Depending on the individual circumstances, he/she may be eligible to remain in the United States due to a request for a change of status or for extension of stay that is filed while that individual is maintaining status, or on account of a pending adjustment application. In deciding whether to approve a change or extension of status for any nonimmigrant who has fallen out of status, however, USCIS may exercise discretion on a case-by-case basis to grant the extension or change status despite the failure to maintain status.
4. H-1B Validity Periods - What if the validity period of my H-1B status ends and my employer does not file an extension?
USCIS Response: USCIS regulations allow for an individual to be granted, upon admission to the U.S., up to 10 additional days after the validity of their H-1B period ends. This period of up to 10 days is intended to allow the individual to wrap up his or her affairs prior to departing the United States. See 8 CFR 214.2(h)(13)(i)(A). However, such persons are not permitted to work after the validity period of the petition (i.e. you are not authorized to work during the 10-day grace period), unless they have a pending extension of status petition or have other valid work authorization.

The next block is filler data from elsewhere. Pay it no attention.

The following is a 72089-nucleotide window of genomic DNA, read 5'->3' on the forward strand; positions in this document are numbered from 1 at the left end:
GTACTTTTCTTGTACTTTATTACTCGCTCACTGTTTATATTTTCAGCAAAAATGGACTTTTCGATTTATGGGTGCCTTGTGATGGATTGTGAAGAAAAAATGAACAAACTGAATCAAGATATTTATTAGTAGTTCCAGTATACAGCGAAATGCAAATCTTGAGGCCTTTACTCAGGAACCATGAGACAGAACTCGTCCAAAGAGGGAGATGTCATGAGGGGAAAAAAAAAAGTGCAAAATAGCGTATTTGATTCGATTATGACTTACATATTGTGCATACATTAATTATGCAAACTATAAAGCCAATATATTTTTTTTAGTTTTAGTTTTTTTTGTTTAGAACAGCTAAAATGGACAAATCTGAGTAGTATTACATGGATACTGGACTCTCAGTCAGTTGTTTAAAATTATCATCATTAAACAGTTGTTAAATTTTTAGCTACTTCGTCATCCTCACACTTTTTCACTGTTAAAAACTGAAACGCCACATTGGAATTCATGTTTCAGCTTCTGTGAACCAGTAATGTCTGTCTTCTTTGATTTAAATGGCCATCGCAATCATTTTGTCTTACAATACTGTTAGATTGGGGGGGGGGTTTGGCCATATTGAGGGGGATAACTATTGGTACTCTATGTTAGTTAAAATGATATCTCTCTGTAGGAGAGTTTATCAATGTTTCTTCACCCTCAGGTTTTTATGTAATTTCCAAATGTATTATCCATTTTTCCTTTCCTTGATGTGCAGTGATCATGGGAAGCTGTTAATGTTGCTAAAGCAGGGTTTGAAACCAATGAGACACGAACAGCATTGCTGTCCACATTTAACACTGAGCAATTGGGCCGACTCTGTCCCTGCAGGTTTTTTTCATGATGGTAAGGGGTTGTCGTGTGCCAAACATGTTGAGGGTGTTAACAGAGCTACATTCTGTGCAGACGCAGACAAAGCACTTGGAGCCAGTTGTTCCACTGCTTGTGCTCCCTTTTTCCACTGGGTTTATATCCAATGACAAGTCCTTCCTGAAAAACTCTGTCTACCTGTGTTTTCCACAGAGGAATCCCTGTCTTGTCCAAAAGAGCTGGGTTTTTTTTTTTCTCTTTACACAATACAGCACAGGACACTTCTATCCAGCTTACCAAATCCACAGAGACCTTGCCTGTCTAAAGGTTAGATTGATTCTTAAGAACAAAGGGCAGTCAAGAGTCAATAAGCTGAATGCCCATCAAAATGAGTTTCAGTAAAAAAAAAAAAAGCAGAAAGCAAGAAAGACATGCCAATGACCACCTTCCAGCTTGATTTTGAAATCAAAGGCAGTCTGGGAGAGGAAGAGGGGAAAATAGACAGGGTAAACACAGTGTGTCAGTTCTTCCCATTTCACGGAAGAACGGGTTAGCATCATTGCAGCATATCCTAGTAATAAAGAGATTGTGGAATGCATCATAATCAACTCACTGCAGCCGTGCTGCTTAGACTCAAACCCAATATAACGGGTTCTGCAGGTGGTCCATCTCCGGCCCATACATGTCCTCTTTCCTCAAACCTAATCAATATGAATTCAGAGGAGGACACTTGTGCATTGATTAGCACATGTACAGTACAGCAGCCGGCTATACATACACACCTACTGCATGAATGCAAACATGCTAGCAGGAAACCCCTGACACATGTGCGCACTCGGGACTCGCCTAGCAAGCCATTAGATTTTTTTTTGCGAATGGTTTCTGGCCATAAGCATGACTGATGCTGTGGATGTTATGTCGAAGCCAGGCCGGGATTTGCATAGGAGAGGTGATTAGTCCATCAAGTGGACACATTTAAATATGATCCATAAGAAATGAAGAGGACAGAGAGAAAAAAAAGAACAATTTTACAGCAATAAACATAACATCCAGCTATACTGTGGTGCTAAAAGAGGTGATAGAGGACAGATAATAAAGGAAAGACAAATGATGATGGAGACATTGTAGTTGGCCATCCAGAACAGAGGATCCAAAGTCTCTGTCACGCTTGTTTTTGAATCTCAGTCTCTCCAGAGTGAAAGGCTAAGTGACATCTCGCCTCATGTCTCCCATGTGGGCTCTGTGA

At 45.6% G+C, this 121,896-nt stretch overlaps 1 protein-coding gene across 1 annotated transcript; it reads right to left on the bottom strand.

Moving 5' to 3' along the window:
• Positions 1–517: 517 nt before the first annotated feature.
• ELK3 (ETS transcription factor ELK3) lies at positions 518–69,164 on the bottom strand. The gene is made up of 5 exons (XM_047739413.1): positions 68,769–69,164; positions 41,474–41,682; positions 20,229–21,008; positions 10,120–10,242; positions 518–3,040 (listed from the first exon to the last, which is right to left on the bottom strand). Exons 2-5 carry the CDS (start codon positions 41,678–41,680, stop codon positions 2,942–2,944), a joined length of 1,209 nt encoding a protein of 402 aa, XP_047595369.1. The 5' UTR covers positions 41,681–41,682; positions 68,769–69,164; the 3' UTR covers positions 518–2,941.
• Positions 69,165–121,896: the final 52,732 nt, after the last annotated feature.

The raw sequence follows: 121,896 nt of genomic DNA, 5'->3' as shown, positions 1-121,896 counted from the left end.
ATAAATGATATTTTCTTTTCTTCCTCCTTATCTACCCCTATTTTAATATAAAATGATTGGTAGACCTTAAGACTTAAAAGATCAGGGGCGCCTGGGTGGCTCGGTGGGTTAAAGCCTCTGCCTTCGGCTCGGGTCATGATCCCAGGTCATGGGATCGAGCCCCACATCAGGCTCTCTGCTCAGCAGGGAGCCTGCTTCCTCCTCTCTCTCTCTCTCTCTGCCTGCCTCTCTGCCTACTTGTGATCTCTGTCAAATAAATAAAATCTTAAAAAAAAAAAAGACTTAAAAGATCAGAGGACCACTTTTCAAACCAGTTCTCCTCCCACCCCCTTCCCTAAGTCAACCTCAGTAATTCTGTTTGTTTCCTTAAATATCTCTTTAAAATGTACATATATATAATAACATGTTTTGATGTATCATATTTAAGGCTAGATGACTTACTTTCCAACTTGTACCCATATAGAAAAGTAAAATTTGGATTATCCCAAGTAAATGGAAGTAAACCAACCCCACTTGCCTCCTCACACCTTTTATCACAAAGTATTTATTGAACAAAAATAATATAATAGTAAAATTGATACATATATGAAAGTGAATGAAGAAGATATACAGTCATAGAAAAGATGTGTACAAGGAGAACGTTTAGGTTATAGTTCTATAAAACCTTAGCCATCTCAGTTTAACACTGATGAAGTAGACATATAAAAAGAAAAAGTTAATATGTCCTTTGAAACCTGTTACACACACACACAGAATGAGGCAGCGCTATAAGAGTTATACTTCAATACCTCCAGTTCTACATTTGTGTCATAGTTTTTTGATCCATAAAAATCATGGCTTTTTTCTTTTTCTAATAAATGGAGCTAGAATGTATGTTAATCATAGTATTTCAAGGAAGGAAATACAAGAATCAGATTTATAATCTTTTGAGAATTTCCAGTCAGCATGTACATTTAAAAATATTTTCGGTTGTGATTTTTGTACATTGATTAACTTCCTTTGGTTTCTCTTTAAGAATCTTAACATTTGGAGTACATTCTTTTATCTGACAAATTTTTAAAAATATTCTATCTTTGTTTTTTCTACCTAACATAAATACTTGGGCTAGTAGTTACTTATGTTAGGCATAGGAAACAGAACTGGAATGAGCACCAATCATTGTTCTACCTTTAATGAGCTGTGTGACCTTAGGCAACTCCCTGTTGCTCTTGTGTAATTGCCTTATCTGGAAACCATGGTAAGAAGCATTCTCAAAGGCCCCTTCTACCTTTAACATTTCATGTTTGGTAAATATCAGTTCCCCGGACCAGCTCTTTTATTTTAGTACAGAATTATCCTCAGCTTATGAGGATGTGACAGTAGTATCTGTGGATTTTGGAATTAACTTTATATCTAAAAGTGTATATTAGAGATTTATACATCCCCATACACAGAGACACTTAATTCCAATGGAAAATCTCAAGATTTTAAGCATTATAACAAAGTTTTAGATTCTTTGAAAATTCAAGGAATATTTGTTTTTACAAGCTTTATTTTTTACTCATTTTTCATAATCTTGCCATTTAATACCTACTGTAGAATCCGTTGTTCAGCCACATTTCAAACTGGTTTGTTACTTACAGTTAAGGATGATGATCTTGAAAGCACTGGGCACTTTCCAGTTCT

5. Employer Requirements - What are the requirements for an employer who has laid-off an employee in H-1B status?
USCIS Response: U.S. employers are required to notify USCIS if there has been a material change in the terms and conditions of the H-1B nonimmigrant's employment, including if the alien has been laid-off or otherwise terminated. See 8 CFR 214.2(h)(11)(i)(A). Once USCIS has received notification of the termination, it may revoke the approval of the petition. If USCIS decides to revoke the petition, it will communicate that decision to the petitioner.
Additionally, the employer will be liable for the reasonable costs of return transportation of the alien to the alien's last place of foreign residence if the alien is dismissed from employment by the employer before the end of the period of authorized admission period. If the beneficiary voluntarily terminates his or her employment prior to the expiration of the validity of the petition, the alien has not been dismissed. See 8 CFR 214.2(h)(4)(iii)(E).
6. TARP Funding - How will employer recipients of TARP funding be affected if they want to hire H-1Bs?
USCIS Response: On February 17, 2009 the President signed into law the Employ American Workers Act (EAWA) contained in the stimulus bill. See Pub. L. No. 111-5, Div. A, Title XVI, § 1611. This Act requires employers who received funds through the Troubled Asset Relief Program (TARP) or under section 13 of the Federal Reserve Act (covered funding), to be treated as H-1B dependent employers. Consequently, employers must certify to the Department of Labor that:
- The employer has taken or will take good faith steps meeting industry-wide standards to recruit U.S. workers and will offer compensation that is at least as great as those offered to the H-1B nonimmigrant. U.S. workers are defined as U.S. citizens or nationals, lawful permanent resident aliens, refugees, asylees, or other immigrants authorized to be employed in the United States (i.e., workers other than nonimmigrant aliens)